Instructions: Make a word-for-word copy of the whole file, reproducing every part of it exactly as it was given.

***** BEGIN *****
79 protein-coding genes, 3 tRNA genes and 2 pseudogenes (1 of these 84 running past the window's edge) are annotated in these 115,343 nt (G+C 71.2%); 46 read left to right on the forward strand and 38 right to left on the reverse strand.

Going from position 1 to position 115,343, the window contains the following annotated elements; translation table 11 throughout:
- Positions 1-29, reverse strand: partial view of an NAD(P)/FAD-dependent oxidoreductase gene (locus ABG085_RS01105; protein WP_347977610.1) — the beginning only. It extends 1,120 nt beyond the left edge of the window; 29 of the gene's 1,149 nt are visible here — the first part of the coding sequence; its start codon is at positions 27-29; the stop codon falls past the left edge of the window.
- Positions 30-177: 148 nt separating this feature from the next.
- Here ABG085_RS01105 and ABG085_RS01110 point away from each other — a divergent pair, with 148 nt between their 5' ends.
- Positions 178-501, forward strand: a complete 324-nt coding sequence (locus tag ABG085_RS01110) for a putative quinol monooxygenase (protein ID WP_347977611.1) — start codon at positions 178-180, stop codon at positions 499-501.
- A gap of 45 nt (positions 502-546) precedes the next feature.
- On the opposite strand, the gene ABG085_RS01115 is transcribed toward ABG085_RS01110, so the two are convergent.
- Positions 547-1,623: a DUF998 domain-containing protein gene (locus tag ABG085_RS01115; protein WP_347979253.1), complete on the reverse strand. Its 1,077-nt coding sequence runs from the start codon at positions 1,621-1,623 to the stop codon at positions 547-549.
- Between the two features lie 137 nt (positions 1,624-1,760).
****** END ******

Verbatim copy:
79 protein-coding genes, 3 tRNA genes and 2 pseudogenes (1 of these 84 running past the window's edge) are annotated in these 115,343 nt (G+C 71.2%); 46 read left to right on the forward strand and 38 right to left on the reverse strand.

Going from position 1 to position 115,343, the window contains the following annotated elements; translation table 11 throughout:
- Positions 1-29, reverse strand: partial view of an NAD(P)/FAD-dependent oxidoreductase gene (locus ABG085_RS01105; protein WP_347977610.1) — the beginning only. It extends 1,120 nt beyond the left edge of the window; 29 of the gene's 1,149 nt are visible here — the first part of the coding sequence; its start codon is at positions 27-29; the stop codon falls past the left edge of the window.
- Positions 30-177: 148 nt separating this feature from the next.
- Here ABG085_RS01105 and ABG085_RS01110 point away from each other — a divergent pair, with 148 nt between their 5' ends.
- Positions 178-501, forward strand: a complete 324-nt coding sequence (locus tag ABG085_RS01110) for a putative quinol monooxygenase (protein ID WP_347977611.1) — start codon at positions 178-180, stop codon at positions 499-501.
- A gap of 45 nt (positions 502-546) precedes the next feature.
- On the opposite strand, the gene ABG085_RS01115 is transcribed toward ABG085_RS01110, so the two are convergent.
- Positions 547-1,623: a DUF998 domain-containing protein gene (locus tag ABG085_RS01115; protein WP_347979253.1), complete on the reverse strand. Its 1,077-nt coding sequence runs from the start codon at positions 1,621-1,623 to the stop codon at positions 547-549.
- Between the two features lie 137 nt (positions 1,624-1,760).